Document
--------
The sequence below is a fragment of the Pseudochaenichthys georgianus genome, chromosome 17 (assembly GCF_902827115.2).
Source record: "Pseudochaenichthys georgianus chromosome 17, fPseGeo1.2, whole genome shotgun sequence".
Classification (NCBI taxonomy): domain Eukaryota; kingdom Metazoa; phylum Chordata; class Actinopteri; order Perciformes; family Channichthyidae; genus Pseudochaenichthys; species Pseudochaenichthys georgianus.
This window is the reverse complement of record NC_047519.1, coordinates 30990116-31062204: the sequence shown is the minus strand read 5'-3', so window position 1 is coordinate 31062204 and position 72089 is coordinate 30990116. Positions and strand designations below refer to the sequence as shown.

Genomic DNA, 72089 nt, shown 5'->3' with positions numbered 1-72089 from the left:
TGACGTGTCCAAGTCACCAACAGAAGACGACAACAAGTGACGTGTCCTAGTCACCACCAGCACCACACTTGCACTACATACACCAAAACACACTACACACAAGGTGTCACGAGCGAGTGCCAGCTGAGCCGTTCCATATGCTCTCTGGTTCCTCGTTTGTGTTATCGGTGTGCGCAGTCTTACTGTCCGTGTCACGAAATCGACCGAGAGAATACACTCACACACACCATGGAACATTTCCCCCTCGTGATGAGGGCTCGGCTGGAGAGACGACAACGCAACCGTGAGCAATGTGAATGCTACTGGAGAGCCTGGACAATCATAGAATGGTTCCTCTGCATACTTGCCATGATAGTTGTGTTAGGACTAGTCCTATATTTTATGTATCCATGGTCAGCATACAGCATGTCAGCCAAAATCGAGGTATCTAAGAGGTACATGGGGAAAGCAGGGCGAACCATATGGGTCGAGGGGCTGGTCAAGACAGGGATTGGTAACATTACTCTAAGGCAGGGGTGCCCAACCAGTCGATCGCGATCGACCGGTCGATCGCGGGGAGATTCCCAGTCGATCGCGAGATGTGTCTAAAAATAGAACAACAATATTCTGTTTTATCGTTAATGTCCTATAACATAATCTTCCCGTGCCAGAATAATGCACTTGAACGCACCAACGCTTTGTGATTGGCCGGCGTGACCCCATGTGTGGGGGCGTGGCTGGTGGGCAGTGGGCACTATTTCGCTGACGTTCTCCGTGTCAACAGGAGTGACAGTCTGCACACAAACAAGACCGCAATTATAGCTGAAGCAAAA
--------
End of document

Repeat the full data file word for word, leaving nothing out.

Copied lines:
The sequence below is a fragment of the Pseudochaenichthys georgianus genome, chromosome 17 (assembly GCF_902827115.2).
Source record: "Pseudochaenichthys georgianus chromosome 17, fPseGeo1.2, whole genome shotgun sequence".
Classification (NCBI taxonomy): domain Eukaryota; kingdom Metazoa; phylum Chordata; class Actinopteri; order Perciformes; family Channichthyidae; genus Pseudochaenichthys; species Pseudochaenichthys georgianus.
This window is the reverse complement of record NC_047519.1, coordinates 30990116-31062204: the sequence shown is the minus strand read 5'-3', so window position 1 is coordinate 31062204 and position 72089 is coordinate 30990116. Positions and strand designations below refer to the sequence as shown.

Genomic DNA, 72089 nt, shown 5'->3' with positions numbered 1-72089 from the left:
TGACGTGTCCAAGTCACCAACAGAAGACGACAACAAGTGACGTGTCCTAGTCACCACCAGCACCACACTTGCACTACATACACCAAAACACACTACACACAAGGTGTCACGAGCGAGTGCCAGCTGAGCCGTTCCATATGCTCTCTGGTTCCTCGTTTGTGTTATCGGTGTGCGCAGTCTTACTGTCCGTGTCACGAAATCGACCGAGAGAATACACTCACACACACCATGGAACATTTCCCCCTCGTGATGAGGGCTCGGCTGGAGAGACGACAACGCAACCGTGAGCAATGTGAATGCTACTGGAGAGCCTGGACAATCATAGAATGGTTCCTCTGCATACTTGCCATGATAGTTGTGTTAGGACTAGTCCTATATTTTATGTATCCATGGTCAGCATACAGCATGTCAGCCAAAATCGAGGTATCTAAGAGGTACATGGGGAAAGCAGGGCGAACCATATGGGTCGAGGGGCTGGTCAAGACAGGGATTGGTAACATTACTCTAAGGCAGGGGTGCCCAACCAGTCGATCGCGATCGACCGGTCGATCGCGGGGAGATTCCCAGTCGATCGCGAGATGTGTCTAAAAATAGAACAACAATATTCTGTTTTATCGTTAATGTCCTATAACATAATCTTCCCGTGCCAGAATAATGCACTTGAACGCACCAACGCTTTGTGATTGGCCGGCGTGACCCCATGTGTGGGGGCGTGGCTGGTGGGCAGTGGGCACTATTTCGCTGACGTTCTCCGTGTCAACAGGAGTGACAGTCTGCACACAAACAAGACCGCAATTATAGCTGAAGCAAAA